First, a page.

By JULIE JAG
LONDON – On a typical London day, in which the rain and the sun took turns controlling the skies, Erick Murai took refuge in the close confines of an arena seat. There, with his father on one side, his brother behind him, and people from all reaches of the world and speaking dozens of languages around him, the Scotts Valley student settled in to watch a women’s basketball game between Canada and Brazil.
It’s been a long trip, but Murai’s wish to attend the Olympics is coming true.
“Oh yeah,” said Murai, 18. “I’m really enjoying it for the most part.”
For two years, Murai has been battling acute lymphoblastic leukemia. To fight the disease, he has to take daily chemotherapy pills and receive monthly spinal punctures to help the medicine reach his brain – a schedule he’ll have to keep up for at least a year. While he was receiving treatment at Lucille Packard Children’s Hospital late in 2011, someone from the Bay Area chapter of Make-a-Wish approached Murai about granting him a wish.
Murai, who played basketball his freshman year and football his sophomore year at Scotts Valley, wanted it to involve sports. So, after his first choice of meeting NFL player Maurice Jones-Drew didn’t pan out, he decided to dream bigger, picking the biggest sporting event he could think of – the Olympics.
To his surprise, the group gave that wish the go-ahead. In all, Make-a-Wish America expected to send 43 Americans and 11 others to the Games, which run through Aug. 12.
Murai, who is traveling with his father, Gerrod, and brother, Christian, left Tuesday and will return Monday. He had only flown once – with the Falcons football team to Oregon – and he had never been out of the time zone, so just being in London has been a new experience.
“It’s pretty nice when it’s not raining,” Murai said. “That latest downpour wasn’t that great. We didn’t come prepared, we only have one umbrella.”
Murai said the trip has also involved more walking than he expected. Of course, that included extra miles spent trying to navigate the city, which has been turned into even more of a maze with the barriers erected around Olympic venues.
“Dad has us walking in circles just to cross the street,” Christian Murai, 15, joked.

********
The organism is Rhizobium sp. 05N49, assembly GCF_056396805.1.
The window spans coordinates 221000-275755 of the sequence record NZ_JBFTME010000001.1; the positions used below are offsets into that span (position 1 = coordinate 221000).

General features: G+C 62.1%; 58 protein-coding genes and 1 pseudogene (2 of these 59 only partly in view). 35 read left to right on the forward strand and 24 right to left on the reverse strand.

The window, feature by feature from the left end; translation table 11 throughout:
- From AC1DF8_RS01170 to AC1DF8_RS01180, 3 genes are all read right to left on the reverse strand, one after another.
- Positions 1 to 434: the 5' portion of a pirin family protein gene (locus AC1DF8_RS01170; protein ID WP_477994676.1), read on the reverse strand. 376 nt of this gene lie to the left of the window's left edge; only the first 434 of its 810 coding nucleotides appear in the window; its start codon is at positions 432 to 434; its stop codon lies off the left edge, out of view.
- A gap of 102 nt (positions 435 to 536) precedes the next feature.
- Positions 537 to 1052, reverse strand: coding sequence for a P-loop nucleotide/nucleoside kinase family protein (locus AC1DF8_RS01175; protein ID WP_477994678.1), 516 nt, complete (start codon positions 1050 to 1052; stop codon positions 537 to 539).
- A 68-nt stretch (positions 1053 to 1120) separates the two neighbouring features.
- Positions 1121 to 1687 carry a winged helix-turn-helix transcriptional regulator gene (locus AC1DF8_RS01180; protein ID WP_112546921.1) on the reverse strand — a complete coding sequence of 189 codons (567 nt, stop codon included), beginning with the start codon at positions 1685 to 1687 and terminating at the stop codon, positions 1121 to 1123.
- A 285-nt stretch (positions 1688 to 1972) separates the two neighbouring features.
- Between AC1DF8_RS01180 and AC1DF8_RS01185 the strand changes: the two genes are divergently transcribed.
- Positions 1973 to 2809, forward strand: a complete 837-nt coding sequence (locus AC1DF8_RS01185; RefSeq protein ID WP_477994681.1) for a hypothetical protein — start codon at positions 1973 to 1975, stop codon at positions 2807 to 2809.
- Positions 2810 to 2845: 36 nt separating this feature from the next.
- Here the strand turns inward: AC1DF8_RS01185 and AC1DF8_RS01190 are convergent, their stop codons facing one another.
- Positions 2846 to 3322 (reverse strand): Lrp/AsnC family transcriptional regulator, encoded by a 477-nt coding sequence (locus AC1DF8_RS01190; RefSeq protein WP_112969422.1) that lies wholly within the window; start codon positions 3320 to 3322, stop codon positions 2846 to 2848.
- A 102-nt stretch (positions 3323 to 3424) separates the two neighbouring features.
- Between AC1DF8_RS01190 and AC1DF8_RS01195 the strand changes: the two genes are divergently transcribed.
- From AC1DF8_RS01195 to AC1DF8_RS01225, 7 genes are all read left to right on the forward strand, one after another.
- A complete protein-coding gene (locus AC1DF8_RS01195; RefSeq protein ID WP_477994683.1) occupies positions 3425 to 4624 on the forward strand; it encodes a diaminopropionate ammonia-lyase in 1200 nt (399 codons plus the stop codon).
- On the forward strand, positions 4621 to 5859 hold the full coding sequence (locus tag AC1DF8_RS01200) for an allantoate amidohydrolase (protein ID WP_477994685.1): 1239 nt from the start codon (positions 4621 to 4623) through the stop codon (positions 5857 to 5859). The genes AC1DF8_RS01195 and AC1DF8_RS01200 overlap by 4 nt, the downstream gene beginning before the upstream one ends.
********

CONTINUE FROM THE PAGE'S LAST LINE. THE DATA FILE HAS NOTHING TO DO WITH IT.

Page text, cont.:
Erick Murai specifically requested the chance to see basketball. Within hours of landing Wednesday, he was sitting almost courtside, watching the Team USA women romp over Turkey, 89-58. He also was treated to a session of three women’s basketball games on Friday, including the Canada-Brazil game. In between, the trio headed to Horse Guards Parade on Thursday night, where they watched four beach volleyball matches.
“I think that was more enjoyable than basketball,” Murai said.
That sport a big hit with the Brits as well, mostly because it involves women in bikinis playing close to the center of the city.
“It doesn’t hurt,” Murai said. He quickly added, “They were pretty good matches.”
The Murais likely won’t get to see Kobe Bryant, Chris Paul and Carmelo Anthony. The Dream Team plays Lithuania in the early men’s basketball session today, and they have tickets to the late session, their final Olympic event.
The Olympics may be the centerpiece of this trip, but the Murai men are making the most of all London has to offer. Today they will see a performance of Phantom of the Opera at the historic Her Majesty’s Theatre and on Sunday they will take in The Taming of the Shrew at the replica of Shakespeare’s The Globe.
They’re even tasting the local fare when they can. They haven’t been able to sample any bangers and mash or fish and chips yet, though, because Erick must finish eating at least three hours before he takes his nightly chemotherapy pills.
Still, he says the jet lag has slowed him as much as the leukemia treatments. Both make it hard to wake up when his dad tries to roust him at 7:30 each morning. But, Gerrod Murai doesn’t want this wish to be wasted in a hotel room.
“This is not a sort of relaxation trip,” he said. “It’s a lot of running around and getting things done.”